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THE FIRST FIVE YEARS AFTER GRADUATION: LEARNING TO BE A DOCTOR Michele Gaspar, DVM, MA, LCPC 9:00 AM - 9:50 AM | Room 209 The first five years after graduation from veterinary school or completion of internship/residency is a critical period for any veterinarian. More so than learning "good habits" and avoiding "bad" ones, the first five years are a time when professional identity is formulated and typically becomes solidified. Career dissatisfaction is often seen during this time as early clinicians become disillusioned with a career that many, if not most, have dreamed of participating in since they were very young. In this presentation, we will discuss the factors which impact successful transition from student to clinician, opportunities and pitfalls that are frequently found during this time and how both early career veterinarians and their leadership can navigate this important professional developmental phase. WHAT'S YOUR STORY? HOW OUR LIFE NARRATIVES AND ATTACHMENT STYLES INFORM OUR CLINICAL PRACTICE Michele Gaspar, DVM, MA, LCPC 10:30 AM - 11:20 AM | Room 209 All of us are the sum totals of events and relationships that have occurred throughout our lives and have shaped us in small and sometimes profound ways. Those "stories" often significantly impact our career choices and how we interact with others. Within the past 20 years, mental health professionals have increasingly understood how our personal narratives and our attachment styles impact how we see ourselves and others. In this presentation, we will review John Bowlby's work on attachment theory, look at how that theory informs the way we interact with others and consider how the attachment styles of others interact with our own. We will use information on our own attachment style to formulate new and healthier ways of interacting with those in our personal and professional lives. UNDERSTAND PSYCHOLOGICAL DEFENSES (YOURS AND OTHERS) AND REDUCE YOUR STRESS We all use psychological defenses to manage anxiety. The use of those defenses by others, including clients, can cause significant professional distress and shake us to our very core. In this presentation, we will review the psychological defenses : Denial, represssion, projection, introjection, displacement, rationalization and reaction formation; consider instances in which we use them (and when and how they are used against us) and devise ways of identifying them in the "here and now," so that they do not overwhelm us. This presentation is for anyone who has ever heard the phrase: If you loved animals; you would do the work for free. ARE VETERINARIANS REALLY AT RISK FOR SUICIDE? Michele Gaspar, DVM, MA, LCPC 2:00 PM - 2:50 PM | Room 209 The increased risk for suicide among veterinary professionals is widely known and many ask: Is it the profession itself which is to blame or is the type of individual who is drawn to veterinary medicine the issue? In this presentation, we will provide updates on what is known about suicide in the general population and other health professions (physicians) and how it compares to that of veterinarians; risk factors; intervention strategies and ongoing research into suicidality. GETTING THE PERFECTIONISM MONKEY OFF YOUR BACK Michele Gaspar, DVM, MA, LCPC 11:30 AM - 12:20 PM | Room 209 Michele Gaspar, DVM, MA, LCPC 3:00 PM - 3:50 PM | Room 209 Many veterinarians wear their perfectionism as a badge of honor; but is it? Perfectionism seemingly allows for academic and professional achievement, but recent work also links it with anxiety, depression and even suicidal

take a systematic, case-based approach to remotely assess a veterinary patient’s health and wellness using techniques adapted from the American Academy of Pediatrics. Clinicians who participate will leave encouraged - with a better understanding of when, how, and to what extent the digital-physical exam can positively impact the administration of expert care. They will also increase awareness around how digital pet exams can remove barriers for patients using telemedicine to leverage the current staffing capabilities of their practices. LEARNING THE INS AND OUTS OF EMPLOYEE ENGAGEMENT Kimberly Pope-Robinson, DVM 9:00 AM - 9:50 AM | Room 209 It probably goes without saying, an engaged work place helps to promote our personal well-being. Disengagement is found in all industries, including veterinary medicine. Studies consistently show that the largest cost a company can have to their success is directly related to the level of engagement in their staff. This presentation breaks down the principle of engagement within the veterinary industries and provides tools and ideas on how to promote a positive engaging staff within the veterinary hospital. HOW TO MANAGE PERSONAL EMOTIONS IN There are multiple factors that need to be determined and shared during a conversation with a client when their pet is suffering with a difficult or complex medical situation. These conversations can elicit a number of emotions from the veterinarian and their staff when attempting to support the client through a decision. This presentation covers the traps that a team can fall into due to the emotions within themselves not being recognized and addressed during these conversations. Then provide direction on how to partner with the client while sharing ideas and tools to help manage the emotions related to these conversations. While there is no right answer on how to have these conversations, this presentation helps to define the situation and allows the audience to recognize that we are all normal in our struggle. And that true connection and acceptance of our own emotions, is in fact the answer in helping to move towards a successful outcome. CREATING A PRACTICE OF STAYING CONNECTED TO OUR PASSION TOUGH CONVERSATIONS Kimberly Pope-Robinson, DVM 10:30 AM - 11:20 AM | Room 209 We have all heard it, setting boundaries is the path to self-care and career sustainability. We then have all the intentions of setting our boundaries and one of 4 things often stops us in our tracks- we are afraid of disappointing someone, we don’t want conflict, we don’t want to be seen as selfish, or we just don’t know how to set them in general. During this hour we will take time to dive into the practice of knowing our boundaries, how to create them and what do we need to provide for ourselves to honor them. Creating a space to allow us to stay connected to our needs, while also allowing our passion to stay near to us. Allowing us each to then find our individual journey to career sustainability. PROMOTING TEAM WELL-BEING IS MORE THAN PIZZA PARTIES Hospital leaders are constantly challenged with finding ways to help promote well-being for their teams. Buying pizza for everyone on a long hard day can help boast a team for a short in the now timeframe. However, leaders desire to do more long-term efforts in the support of their team’s mental well-being. They also know that when we look at sustainability and well-being within veterinary medicine it is a unique journey for each individual. There is no one path or resource that works for everyone. Even though the struggle within vet med is dynamic and the journey for each person will be just as individualized, there are things a leader can do to help promote the space Kimberly Pope-Robinson, DVM 2:00 PM - 2:50 PM | Room 209 Kimberly Pope-Robinson, DVM 11:30 AM - 12:20 PM | Room 209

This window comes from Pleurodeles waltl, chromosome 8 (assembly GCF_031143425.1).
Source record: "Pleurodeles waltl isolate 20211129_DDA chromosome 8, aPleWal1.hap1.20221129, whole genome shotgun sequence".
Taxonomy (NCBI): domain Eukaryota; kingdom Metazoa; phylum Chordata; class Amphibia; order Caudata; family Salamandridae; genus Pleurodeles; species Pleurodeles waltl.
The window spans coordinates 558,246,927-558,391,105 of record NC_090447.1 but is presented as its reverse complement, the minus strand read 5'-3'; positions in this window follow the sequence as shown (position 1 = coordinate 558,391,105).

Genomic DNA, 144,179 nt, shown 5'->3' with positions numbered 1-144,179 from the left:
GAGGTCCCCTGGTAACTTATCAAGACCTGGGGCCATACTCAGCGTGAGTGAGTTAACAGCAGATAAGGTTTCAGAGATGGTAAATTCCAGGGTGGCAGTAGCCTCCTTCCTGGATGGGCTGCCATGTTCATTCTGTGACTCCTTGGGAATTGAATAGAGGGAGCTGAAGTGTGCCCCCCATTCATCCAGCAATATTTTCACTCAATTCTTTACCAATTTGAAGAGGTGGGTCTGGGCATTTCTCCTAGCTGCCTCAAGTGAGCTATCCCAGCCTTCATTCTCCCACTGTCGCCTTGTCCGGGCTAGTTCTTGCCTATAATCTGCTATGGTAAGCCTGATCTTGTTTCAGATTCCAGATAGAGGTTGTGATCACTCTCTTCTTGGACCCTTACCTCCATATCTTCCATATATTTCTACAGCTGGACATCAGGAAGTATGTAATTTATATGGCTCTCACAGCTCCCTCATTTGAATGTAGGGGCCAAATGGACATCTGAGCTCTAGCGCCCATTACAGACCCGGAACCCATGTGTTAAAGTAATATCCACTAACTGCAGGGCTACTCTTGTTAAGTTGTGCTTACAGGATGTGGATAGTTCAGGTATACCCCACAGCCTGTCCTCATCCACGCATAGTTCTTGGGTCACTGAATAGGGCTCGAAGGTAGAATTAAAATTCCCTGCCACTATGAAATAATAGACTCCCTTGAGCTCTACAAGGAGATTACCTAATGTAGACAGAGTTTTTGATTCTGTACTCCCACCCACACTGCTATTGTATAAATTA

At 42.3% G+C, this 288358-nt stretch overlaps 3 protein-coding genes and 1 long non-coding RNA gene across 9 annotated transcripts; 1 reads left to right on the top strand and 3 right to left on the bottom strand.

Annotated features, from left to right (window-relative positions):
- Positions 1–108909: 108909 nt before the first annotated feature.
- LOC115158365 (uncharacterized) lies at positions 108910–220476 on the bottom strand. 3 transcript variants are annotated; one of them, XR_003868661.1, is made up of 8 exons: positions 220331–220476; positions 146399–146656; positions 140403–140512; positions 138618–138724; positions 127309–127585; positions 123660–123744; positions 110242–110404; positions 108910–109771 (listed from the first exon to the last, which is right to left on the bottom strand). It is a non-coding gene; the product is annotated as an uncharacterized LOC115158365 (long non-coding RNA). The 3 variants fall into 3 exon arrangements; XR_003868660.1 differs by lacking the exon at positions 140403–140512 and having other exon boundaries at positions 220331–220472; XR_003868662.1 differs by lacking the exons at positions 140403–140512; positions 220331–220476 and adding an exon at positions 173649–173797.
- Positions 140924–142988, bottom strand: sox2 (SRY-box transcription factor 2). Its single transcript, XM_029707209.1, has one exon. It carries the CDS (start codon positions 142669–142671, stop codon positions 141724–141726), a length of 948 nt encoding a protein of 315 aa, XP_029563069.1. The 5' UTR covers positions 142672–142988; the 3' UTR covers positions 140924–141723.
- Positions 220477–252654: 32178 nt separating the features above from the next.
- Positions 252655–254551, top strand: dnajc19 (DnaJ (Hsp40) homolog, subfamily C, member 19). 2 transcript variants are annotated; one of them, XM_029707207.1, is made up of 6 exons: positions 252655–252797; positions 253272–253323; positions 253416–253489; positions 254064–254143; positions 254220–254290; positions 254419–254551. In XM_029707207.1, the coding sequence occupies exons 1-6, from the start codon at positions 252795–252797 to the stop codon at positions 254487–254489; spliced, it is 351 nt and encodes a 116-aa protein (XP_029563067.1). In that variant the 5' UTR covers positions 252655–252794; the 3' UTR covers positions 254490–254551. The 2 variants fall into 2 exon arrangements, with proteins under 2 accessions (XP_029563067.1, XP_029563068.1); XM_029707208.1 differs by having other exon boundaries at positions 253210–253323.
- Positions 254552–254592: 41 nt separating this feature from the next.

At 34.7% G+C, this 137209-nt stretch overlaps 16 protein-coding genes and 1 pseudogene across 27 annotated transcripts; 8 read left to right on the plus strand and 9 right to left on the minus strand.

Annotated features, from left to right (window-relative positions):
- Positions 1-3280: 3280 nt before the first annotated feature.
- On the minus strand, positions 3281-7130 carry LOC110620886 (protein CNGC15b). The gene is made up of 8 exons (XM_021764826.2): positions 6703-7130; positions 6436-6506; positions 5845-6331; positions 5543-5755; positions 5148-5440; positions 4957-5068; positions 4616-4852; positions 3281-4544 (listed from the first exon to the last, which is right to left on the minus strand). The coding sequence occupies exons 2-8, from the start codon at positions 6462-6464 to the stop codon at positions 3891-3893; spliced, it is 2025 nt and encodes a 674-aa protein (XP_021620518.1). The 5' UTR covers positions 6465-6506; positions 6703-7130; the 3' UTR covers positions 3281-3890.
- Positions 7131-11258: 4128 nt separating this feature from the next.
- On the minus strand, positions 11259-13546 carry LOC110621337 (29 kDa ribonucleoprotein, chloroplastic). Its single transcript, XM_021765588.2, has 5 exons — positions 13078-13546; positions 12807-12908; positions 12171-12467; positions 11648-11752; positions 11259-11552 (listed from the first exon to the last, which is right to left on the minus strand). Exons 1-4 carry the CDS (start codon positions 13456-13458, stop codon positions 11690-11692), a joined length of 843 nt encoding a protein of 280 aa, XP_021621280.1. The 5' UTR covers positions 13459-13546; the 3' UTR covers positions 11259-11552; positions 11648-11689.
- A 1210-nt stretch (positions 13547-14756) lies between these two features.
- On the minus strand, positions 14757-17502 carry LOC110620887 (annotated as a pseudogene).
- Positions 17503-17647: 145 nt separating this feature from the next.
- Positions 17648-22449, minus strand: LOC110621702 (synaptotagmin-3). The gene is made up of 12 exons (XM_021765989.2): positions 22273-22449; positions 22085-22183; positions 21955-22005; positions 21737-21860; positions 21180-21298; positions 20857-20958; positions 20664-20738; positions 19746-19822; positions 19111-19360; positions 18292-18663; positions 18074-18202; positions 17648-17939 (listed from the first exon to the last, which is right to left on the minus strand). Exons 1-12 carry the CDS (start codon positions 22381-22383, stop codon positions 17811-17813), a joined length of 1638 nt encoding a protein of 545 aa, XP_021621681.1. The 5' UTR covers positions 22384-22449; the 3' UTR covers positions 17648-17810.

general team well-being. Understanding these areas and providing ideas on how to incorporate them into a team is the goal of this lecture. If you are looking for tangible ways to help support the well-being of your team and therefore promote quality care and sustainability of your staff, then please make the time to come to this event. Learning HOW VETERINARY TEAM WELL-BEING, IS THE The secret to happy clients is having happy veterinary professionals and that is a challenging space right now. Burn Out, Compassion Fatigue, General Stress, Ethical Fatigue, there are a number of factors that individuals within the veterinary profession are up against in staying engaged within their career. People are not only leaving the profession in large numbers, they are struggling with finding contentment in their current position. Being able to provide a quality client experience when our personal tank is empty, is pretty much an impossible situation. Helping team members by providing them with the awareness of this concept is the first step in promoting excellent client service in your hospital. Taking the next step by providing the tools and support for your team’s personal well-being is beyond valuable in creating a great experience for your clients. Learn about the strong connection of committing to yourself and our team has on the patients and clients we support. Then commit to taking the steps to a great client experience through self-care. DIGITAL PHYSICAL EXAMS: WHEN, WHY, WHERE, AND HOW TO PERFORM THEM? Cherice Roth, MS, DVM 4:30 PM - 5:20 PM | Room 209 SECRET TO HAPPY CLIENTS Kimberly Pope-Robinson, DVM 3:00 PM - 3:50 PM | Room 209 We have witnessed in human health that our ability to connect with medical providers remotely has improved access and quality of care. Telemedicine has been applied throughout every aspect of human care, from pediatrics to geriatrics. No human specialty leaves out the option, including surgical to neonatology care. Pet health is different. Furry, scaly, and feathery patients have yet to enjoy broad acceptance that many aspects of their health can be remotely assessed with high accuracy. The lack of adoption of digital care in veterinary medicine firmly holds in place barriers to animal care and improved quality of life for caregivers. The overall theme of the resistance is fear. The long-standing belief in inaccurate patient assessment and the fear of liability accompanying it has barred many clinicians from adopting digital tools for patient evaluation. The Digital Pet Exam discussion will take a systematic, case-based approach to remotely assess a veterinary patient’s health and wellness using techniques adapted from the American Academy of Pediatrics. Clinicians who participate will leave encouraged - with a better understanding of when, how, and to what extent the digital-physical exam can positively impact the administration of expert care. They will also increase awareness around how digital pet exams can remove barriers for patients using telemedicine to leverage the current staffing capabilities of their practices. SATURDAY, SEPTEMBER 23 _______________________________________ WE ALL NEED SOMEONE TO LEARN FROM: A good mentor can make the difference between a career that begins with structure and develops into a meaningful and satisfying one or a career that begins in chaos and ends in burn out. Mentorship is much more than "hand holding;" and shadowing; it is essential to the development of professionalism and one's identity as a doctor and team member. In this presentation we will discuss what good mentors do and do not do; how to ensure that early career veterinarians especially receive necessary mentorship and consider how mentorship looks across the career lifespan. We also will look at those qualities that hospital leadership should identify when selecting mentors and optimal and suboptimal mentor-mentee pairings. HOW TO BE A GREAT MENTOR Michele Gaspar, DVM, MA, LCPC 8:00 AM - 8:50 AM | Room 209